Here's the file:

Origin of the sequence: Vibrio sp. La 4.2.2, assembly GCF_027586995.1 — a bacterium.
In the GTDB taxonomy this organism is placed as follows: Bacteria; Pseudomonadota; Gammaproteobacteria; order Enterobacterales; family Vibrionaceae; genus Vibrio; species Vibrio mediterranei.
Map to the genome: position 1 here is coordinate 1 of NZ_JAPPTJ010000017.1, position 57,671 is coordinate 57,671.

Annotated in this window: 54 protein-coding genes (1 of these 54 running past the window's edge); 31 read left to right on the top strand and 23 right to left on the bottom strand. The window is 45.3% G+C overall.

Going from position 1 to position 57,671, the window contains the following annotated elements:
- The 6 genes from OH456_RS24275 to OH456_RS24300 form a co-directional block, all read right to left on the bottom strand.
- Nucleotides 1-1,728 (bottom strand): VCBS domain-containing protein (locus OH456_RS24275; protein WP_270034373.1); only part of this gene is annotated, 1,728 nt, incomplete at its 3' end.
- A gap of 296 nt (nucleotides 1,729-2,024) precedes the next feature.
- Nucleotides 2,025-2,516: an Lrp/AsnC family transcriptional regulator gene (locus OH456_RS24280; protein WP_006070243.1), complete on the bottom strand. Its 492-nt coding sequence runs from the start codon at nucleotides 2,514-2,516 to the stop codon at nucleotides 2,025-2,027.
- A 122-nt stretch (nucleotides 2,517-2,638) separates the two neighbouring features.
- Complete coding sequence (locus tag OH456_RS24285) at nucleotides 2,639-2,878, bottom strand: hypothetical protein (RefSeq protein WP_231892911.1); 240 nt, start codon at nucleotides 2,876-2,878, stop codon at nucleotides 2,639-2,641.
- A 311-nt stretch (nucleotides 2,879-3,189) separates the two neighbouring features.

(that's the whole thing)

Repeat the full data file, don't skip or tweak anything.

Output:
Origin of the sequence: Vibrio sp. La 4.2.2, assembly GCF_027586995.1 — a bacterium.
In the GTDB taxonomy this organism is placed as follows: Bacteria; Pseudomonadota; Gammaproteobacteria; order Enterobacterales; family Vibrionaceae; genus Vibrio; species Vibrio mediterranei.
Map to the genome: position 1 here is coordinate 1 of NZ_JAPPTJ010000017.1, position 57,671 is coordinate 57,671.

Annotated in this window: 54 protein-coding genes (1 of these 54 running past the window's edge); 31 read left to right on the top strand and 23 right to left on the bottom strand. The window is 45.3% G+C overall.

Going from position 1 to position 57,671, the window contains the following annotated elements:
- The 6 genes from OH456_RS24275 to OH456_RS24300 form a co-directional block, all read right to left on the bottom strand.
- Nucleotides 1-1,728 (bottom strand): VCBS domain-containing protein (locus OH456_RS24275; protein WP_270034373.1); only part of this gene is annotated, 1,728 nt, incomplete at its 3' end.
- A gap of 296 nt (nucleotides 1,729-2,024) precedes the next feature.
- Nucleotides 2,025-2,516: an Lrp/AsnC family transcriptional regulator gene (locus OH456_RS24280; protein WP_006070243.1), complete on the bottom strand. Its 492-nt coding sequence runs from the start codon at nucleotides 2,514-2,516 to the stop codon at nucleotides 2,025-2,027.
- A 122-nt stretch (nucleotides 2,517-2,638) separates the two neighbouring features.
- Complete coding sequence (locus tag OH456_RS24285) at nucleotides 2,639-2,878, bottom strand: hypothetical protein (RefSeq protein WP_231892911.1); 240 nt, start codon at nucleotides 2,876-2,878, stop codon at nucleotides 2,639-2,641.
- A 311-nt stretch (nucleotides 2,879-3,189) separates the two neighbouring features.